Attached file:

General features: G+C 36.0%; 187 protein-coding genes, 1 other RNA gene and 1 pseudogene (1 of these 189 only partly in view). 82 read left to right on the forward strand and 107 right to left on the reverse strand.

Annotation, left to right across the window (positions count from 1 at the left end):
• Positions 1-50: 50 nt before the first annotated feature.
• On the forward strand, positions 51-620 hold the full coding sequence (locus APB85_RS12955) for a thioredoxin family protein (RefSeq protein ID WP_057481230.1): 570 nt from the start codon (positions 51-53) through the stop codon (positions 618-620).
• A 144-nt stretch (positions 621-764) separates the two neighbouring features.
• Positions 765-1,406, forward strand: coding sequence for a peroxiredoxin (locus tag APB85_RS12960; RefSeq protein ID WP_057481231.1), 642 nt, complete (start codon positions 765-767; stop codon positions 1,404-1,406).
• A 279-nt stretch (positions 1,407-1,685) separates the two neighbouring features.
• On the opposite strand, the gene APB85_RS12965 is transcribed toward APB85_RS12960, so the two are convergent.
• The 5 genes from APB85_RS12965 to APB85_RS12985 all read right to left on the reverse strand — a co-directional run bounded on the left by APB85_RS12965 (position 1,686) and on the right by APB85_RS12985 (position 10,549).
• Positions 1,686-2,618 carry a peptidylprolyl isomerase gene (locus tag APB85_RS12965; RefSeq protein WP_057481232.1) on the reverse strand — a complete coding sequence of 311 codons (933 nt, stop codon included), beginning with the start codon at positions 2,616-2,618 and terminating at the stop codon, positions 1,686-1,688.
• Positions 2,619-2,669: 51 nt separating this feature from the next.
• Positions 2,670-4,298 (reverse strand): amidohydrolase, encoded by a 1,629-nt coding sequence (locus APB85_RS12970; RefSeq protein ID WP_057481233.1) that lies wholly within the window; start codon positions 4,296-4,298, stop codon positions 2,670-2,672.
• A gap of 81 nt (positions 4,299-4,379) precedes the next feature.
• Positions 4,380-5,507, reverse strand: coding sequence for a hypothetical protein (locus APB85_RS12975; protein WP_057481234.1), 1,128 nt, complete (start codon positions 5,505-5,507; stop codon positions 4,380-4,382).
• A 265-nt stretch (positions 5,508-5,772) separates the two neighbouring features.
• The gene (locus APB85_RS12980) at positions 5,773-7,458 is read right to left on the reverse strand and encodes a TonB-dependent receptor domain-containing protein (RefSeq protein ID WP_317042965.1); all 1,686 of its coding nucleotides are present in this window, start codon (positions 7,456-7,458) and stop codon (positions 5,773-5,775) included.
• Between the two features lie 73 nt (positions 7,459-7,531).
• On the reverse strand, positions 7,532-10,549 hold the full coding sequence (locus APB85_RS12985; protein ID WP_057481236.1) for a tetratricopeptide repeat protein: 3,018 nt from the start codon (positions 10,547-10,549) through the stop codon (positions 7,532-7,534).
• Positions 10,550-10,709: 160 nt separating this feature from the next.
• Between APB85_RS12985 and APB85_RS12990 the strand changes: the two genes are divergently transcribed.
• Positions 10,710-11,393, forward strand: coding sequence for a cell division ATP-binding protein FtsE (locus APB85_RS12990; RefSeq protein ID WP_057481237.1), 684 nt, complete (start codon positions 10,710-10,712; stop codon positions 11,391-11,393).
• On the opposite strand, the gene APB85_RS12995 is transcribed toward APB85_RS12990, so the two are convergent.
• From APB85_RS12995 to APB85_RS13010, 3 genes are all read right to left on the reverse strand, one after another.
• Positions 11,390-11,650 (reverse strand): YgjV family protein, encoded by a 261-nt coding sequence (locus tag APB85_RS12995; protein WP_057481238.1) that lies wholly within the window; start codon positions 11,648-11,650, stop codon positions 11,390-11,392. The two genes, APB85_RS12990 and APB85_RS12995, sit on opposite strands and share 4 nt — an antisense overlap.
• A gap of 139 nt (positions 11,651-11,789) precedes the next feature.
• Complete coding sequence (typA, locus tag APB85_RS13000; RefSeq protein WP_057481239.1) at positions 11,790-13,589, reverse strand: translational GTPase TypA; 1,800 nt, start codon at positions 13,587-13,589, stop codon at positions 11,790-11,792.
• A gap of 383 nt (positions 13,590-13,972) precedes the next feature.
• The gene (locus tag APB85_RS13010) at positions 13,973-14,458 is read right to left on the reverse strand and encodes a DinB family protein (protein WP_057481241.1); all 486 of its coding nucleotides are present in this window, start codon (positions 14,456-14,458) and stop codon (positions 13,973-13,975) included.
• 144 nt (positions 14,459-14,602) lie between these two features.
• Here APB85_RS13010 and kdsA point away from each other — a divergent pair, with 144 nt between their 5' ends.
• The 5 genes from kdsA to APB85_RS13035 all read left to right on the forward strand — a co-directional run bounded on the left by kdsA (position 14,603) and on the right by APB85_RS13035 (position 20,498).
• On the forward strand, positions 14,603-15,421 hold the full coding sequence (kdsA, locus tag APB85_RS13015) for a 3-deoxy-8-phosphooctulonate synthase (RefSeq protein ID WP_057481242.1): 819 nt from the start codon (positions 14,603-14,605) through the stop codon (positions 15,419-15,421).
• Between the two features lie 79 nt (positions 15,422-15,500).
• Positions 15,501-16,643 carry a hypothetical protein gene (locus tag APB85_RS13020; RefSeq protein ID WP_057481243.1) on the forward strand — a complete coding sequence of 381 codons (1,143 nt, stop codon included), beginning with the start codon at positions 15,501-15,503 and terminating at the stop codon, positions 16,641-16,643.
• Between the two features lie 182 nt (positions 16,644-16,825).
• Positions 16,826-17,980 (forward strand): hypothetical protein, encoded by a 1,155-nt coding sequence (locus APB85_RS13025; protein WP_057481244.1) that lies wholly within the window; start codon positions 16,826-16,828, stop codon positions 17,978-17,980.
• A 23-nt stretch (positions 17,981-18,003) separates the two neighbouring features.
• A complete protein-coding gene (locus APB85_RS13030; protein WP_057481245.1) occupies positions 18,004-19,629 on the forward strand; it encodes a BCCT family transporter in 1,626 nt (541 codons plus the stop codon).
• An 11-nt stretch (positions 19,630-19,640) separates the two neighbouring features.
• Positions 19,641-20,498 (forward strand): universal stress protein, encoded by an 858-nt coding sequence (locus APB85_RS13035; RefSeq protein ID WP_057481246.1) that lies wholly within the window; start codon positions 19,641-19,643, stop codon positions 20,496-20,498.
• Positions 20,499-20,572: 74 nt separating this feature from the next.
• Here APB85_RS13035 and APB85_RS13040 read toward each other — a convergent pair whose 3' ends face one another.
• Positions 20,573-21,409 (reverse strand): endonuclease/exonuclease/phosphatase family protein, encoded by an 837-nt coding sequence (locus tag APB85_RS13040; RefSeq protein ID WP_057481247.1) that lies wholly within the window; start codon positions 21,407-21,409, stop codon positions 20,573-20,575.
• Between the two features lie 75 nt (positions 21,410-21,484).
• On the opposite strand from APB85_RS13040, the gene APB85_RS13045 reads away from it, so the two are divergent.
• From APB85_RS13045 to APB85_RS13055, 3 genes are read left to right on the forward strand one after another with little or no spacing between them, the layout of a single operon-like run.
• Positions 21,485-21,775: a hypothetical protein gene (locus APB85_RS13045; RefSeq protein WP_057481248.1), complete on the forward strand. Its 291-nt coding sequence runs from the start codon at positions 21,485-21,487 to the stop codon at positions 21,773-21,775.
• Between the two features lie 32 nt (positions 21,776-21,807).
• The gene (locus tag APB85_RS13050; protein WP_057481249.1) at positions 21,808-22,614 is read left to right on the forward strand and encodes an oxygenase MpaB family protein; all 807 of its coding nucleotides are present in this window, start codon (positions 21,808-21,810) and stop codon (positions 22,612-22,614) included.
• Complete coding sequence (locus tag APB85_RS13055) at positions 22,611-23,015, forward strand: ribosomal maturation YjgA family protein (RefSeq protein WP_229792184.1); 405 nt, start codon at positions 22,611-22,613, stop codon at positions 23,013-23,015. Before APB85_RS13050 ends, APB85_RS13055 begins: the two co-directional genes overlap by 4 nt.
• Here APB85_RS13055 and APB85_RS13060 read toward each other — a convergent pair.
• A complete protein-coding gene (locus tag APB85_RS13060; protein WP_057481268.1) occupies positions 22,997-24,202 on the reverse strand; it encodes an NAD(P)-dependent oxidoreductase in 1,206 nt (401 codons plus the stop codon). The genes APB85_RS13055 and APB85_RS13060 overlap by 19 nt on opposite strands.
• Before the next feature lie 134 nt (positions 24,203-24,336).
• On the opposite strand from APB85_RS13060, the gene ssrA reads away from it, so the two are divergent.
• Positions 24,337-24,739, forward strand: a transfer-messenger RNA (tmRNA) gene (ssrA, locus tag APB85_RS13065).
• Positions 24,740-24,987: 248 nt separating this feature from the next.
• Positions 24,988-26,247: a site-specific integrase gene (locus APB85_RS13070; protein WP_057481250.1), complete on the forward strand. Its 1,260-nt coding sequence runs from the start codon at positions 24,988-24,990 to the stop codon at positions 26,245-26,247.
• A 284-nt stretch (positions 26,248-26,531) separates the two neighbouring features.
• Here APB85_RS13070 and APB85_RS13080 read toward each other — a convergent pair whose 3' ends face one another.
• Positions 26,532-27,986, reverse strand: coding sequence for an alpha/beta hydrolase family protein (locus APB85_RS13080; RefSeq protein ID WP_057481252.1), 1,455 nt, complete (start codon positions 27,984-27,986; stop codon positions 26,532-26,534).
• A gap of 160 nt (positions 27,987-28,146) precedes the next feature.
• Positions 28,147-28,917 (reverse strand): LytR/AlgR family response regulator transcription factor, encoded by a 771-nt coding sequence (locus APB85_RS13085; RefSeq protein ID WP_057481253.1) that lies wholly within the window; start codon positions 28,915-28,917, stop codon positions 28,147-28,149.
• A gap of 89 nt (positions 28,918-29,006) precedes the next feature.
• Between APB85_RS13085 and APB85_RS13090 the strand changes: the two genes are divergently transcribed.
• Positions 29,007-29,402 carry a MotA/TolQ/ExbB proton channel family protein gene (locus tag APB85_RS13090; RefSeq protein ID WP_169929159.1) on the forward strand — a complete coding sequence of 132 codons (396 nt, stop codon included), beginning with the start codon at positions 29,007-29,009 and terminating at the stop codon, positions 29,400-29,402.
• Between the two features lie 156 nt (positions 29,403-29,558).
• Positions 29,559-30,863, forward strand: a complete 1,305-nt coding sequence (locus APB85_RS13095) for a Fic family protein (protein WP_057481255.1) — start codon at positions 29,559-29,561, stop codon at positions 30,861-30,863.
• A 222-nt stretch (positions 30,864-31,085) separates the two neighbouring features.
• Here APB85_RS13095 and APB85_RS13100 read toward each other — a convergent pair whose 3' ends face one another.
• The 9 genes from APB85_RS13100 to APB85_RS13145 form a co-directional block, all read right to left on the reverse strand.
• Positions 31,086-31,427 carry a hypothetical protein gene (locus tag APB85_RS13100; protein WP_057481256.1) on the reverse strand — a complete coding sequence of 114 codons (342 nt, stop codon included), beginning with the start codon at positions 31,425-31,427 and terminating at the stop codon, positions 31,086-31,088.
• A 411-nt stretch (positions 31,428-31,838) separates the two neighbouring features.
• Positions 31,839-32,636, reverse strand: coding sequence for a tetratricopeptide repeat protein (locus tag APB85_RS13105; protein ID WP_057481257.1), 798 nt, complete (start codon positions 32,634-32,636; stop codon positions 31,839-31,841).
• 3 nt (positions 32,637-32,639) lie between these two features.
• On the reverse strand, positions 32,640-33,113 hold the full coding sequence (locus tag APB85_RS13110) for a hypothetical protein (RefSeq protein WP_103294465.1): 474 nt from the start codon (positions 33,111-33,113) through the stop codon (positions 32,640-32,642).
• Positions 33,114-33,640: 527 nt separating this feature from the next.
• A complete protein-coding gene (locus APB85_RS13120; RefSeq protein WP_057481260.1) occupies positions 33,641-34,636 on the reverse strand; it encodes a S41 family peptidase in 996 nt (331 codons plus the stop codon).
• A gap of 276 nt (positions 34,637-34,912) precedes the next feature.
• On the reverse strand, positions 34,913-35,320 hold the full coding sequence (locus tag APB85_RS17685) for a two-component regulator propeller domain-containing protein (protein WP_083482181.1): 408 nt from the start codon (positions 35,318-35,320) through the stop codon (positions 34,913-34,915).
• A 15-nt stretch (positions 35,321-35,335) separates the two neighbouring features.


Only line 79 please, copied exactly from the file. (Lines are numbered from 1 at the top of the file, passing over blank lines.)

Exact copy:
• On the reverse strand, positions 34,913-35,320 hold the full coding sequence (locus tag APB85_RS17685) for a two-component regulator propeller domain-containing protein (protein WP_083482181.1): 408 nt from the start codon (positions 35,318-35,320) through the stop codon (positions 34,913-34,915).